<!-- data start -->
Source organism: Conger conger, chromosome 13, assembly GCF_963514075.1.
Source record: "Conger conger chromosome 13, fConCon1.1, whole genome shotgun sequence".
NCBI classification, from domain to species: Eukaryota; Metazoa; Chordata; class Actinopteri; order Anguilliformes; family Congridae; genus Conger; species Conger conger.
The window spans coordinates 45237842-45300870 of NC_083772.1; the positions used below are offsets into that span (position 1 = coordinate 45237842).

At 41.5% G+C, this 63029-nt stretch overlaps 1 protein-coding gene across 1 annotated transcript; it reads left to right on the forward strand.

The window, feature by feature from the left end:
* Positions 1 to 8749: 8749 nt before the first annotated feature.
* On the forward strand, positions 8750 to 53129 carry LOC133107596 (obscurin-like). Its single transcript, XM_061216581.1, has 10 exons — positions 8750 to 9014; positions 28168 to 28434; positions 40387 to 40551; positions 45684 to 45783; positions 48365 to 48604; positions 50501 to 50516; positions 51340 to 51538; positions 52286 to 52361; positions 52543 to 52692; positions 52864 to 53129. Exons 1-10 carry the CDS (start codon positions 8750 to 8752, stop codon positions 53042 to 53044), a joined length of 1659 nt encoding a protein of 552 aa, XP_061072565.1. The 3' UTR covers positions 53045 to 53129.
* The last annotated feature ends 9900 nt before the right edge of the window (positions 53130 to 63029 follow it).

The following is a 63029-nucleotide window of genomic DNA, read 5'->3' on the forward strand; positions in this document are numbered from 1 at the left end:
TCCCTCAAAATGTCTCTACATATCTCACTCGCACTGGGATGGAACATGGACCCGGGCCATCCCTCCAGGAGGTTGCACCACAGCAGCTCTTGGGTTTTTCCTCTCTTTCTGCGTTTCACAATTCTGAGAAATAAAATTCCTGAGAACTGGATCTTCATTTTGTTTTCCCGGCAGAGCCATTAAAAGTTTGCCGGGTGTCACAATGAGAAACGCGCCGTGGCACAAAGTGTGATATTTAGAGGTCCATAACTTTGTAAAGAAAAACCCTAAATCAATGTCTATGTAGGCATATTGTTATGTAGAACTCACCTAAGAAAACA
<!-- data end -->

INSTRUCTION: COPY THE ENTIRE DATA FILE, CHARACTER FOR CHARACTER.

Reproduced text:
Source organism: Conger conger, chromosome 13, assembly GCF_963514075.1.
Source record: "Conger conger chromosome 13, fConCon1.1, whole genome shotgun sequence".
NCBI classification, from domain to species: Eukaryota; Metazoa; Chordata; class Actinopteri; order Anguilliformes; family Congridae; genus Conger; species Conger conger.
The window spans coordinates 45237842-45300870 of NC_083772.1; the positions used below are offsets into that span (position 1 = coordinate 45237842).

At 41.5% G+C, this 63029-nt stretch overlaps 1 protein-coding gene across 1 annotated transcript; it reads left to right on the forward strand.

The window, feature by feature from the left end:
* Positions 1 to 8749: 8749 nt before the first annotated feature.
* On the forward strand, positions 8750 to 53129 carry LOC133107596 (obscurin-like). Its single transcript, XM_061216581.1, has 10 exons — positions 8750 to 9014; positions 28168 to 28434; positions 40387 to 40551; positions 45684 to 45783; positions 48365 to 48604; positions 50501 to 50516; positions 51340 to 51538; positions 52286 to 52361; positions 52543 to 52692; positions 52864 to 53129. Exons 1-10 carry the CDS (start codon positions 8750 to 8752, stop codon positions 53042 to 53044), a joined length of 1659 nt encoding a protein of 552 aa, XP_061072565.1. The 3' UTR covers positions 53045 to 53129.
* The last annotated feature ends 9900 nt before the right edge of the window (positions 53130 to 63029 follow it).

The following is a 63029-nucleotide window of genomic DNA, read 5'->3' on the forward strand; positions in this document are numbered from 1 at the left end:
TCCCTCAAAATGTCTCTACATATCTCACTCGCACTGGGATGGAACATGGACCCGGGCCATCCCTCCAGGAGGTTGCACCACAGCAGCTCTTGGGTTTTTCCTCTCTTTCTGCGTTTCACAATTCTGAGAAATAAAATTCCTGAGAACTGGATCTTCATTTTGTTTTCCCGGCAGAGCCATTAAAAGTTTGCCGGGTGTCACAATGAGAAACGCGCCGTGGCACAAAGTGTGATATTTAGAGGTCCATAACTTTGTAAAGAAAAACCCTAAATCAATGTCTATGTAGGCATATTGTTATGTAGAACTCACCTAAGAAAACA